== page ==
Dear Annie: My husband of nine years was married to his first wife for 30 years when she left him for another woman. She apparently was a lesbian, but he had no knowledge of it until their marriage fell apart.
His two adult kids blame him for the divorce. They also blame me because I married him a year after the divorce was final. We both have been treated shamefully by his children. My husband was totally ignored by his son on Father’s Day, and the year before, neither child acknowledged him.
I am sick of seeing how much this depresses my husband, yet I can say nothing to these self-centered “adults” about it. I have offered to step out of the family to bring peace, but my husband says no. Please help. — Heartsick in Vermont
Dear Vermont: Try to understand that these kids are hurting, and they aren’t mature enough to deal with their anger and sadness in a healthy way. There is nothing you can do about it other than be very patient and let your husband know how much you love and appreciate him. Please continue to reach out to these children when the opportunity presents itself. We hope they will come around.
Dear Annie: My wife’s 35th high school reunion is coming up. I was trying to think of a reason to get out of attending. But before I could come up with one, she told me I shouldn’t bother to go. She said she’d be with her two out-of-state girlfriends the entire time and I’d be bored silly.
I happen to know that only one of those girlfriends is attending the reunion, and she has a brother-in-law who graduated in that class and will be there, as well. My wife is gaga over this guy. She doesn’t know that I’ve seen how excited she is to open his Facebook messages on the reunion site. She doesn’t open anyone else’s.
I asked my wife if there was someone else she wanted to see, and she became angry and defensive. Instead of telling me to come with her and see for myself, however, she said, “Fine, I won’t go.”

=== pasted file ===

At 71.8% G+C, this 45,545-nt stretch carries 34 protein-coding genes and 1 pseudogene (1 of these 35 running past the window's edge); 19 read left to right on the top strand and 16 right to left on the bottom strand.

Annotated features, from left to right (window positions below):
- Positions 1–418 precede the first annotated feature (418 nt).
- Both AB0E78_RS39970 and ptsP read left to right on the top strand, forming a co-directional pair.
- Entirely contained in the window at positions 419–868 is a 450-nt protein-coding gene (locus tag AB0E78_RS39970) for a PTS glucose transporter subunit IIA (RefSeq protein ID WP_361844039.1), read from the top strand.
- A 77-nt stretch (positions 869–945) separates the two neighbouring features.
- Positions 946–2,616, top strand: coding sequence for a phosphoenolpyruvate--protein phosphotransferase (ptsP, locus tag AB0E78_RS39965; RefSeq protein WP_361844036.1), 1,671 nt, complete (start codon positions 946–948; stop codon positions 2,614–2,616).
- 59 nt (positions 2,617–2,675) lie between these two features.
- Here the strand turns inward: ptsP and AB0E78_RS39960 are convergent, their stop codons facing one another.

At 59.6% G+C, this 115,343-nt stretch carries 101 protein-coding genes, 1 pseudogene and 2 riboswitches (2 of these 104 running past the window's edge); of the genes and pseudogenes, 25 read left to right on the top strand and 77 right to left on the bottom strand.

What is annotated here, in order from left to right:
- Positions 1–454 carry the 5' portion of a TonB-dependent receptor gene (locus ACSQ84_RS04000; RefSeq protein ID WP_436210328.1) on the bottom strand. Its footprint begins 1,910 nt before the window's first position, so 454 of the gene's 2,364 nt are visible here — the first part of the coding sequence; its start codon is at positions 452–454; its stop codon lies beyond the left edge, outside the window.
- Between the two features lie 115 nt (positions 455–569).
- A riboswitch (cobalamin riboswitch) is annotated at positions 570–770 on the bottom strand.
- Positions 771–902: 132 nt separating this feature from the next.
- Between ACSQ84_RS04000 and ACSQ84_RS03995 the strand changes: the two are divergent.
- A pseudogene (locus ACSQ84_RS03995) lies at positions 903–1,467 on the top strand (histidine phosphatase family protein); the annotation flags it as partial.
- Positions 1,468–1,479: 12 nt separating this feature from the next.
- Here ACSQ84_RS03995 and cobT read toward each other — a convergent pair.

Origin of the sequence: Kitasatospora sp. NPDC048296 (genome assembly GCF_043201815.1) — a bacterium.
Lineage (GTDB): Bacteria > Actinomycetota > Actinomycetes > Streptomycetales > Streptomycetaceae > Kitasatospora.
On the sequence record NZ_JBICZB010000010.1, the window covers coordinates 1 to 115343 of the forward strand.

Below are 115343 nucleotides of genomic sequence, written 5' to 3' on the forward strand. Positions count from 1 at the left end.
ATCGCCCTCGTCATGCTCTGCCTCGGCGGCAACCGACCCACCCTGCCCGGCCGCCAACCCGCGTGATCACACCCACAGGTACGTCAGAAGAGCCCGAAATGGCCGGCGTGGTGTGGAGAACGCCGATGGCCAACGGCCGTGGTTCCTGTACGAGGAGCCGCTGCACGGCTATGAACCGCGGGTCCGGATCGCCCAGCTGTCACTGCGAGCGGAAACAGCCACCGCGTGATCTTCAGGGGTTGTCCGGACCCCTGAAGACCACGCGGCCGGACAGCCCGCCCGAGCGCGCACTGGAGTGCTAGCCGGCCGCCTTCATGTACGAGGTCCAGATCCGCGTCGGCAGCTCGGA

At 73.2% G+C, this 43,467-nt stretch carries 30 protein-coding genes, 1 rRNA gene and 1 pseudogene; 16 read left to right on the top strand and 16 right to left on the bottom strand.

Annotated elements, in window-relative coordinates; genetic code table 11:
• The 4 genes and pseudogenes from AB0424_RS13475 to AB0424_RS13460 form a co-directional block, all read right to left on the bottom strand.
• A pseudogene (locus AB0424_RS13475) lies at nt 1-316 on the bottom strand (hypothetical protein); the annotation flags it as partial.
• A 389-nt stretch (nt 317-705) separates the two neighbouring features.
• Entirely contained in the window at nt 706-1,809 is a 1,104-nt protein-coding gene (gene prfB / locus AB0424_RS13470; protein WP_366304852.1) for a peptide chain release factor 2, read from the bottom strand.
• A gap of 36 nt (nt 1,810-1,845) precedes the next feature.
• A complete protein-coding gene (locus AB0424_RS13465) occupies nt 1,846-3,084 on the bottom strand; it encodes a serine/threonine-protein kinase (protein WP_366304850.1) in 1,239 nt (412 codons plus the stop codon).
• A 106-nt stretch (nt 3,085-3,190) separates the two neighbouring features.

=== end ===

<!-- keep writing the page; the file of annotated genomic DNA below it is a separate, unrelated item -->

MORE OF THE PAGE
I feel she is hiding something. What’s your take? — Unconvinced in Chicago
Dear Unconvinced: Reunions where classmates get together without spouses have been known to trigger affairs that otherwise would never have happened. Here’s our take: Your wife has a crush on this guy. She’d like to flirt with him and would be more comfortable doing it without you. But she isn’t willing to risk her marriage for the chance. Our advice is to attend the reunion with your wife, and be charming and personable. Let her see the other guy and get it over with so she isn’t resentful and you aren’t wondering “what might have been” for the rest of your life.
Dear Annie: My heart ached when I read the letter from “Washington,” who said after years of neglect by her husband, the feelings are gone. She is me.
I spent years trying to make my husband understand that communication is part of the intimacy of making love. It’s not watching a ballgame seven nights a week and then expecting to have sex. We tried counseling and Marriage Encounter. But my husband told me it was too much work, which meant I wasn’t worth the effort.
So, after 33 years, I gave up the fight. Our marriage died, and he let it. We do things together, but live like roommates. I miss being loved, but can’t bring myself to cheat. It’s too late to rekindle any romance. Counseling won’t help me, because there is nothing to fix. Everything is gone.
Instead of being lonely and depressed, I’ve made a life without him. I travel with my friends and have my own interests. I hope Washington does the same. She tried to make her marriage work, but it takes two. — New York
Annie’s Mailbox is written by Kathy Mitchell and Marcy Sugar, longtime editors of the Ann Landers column. Please email your questions to email@example.com, or write to: Annie’s Mailbox, c/o Creators Syndicate, 737 3rd Street, Hermosa Beach, CA 90254.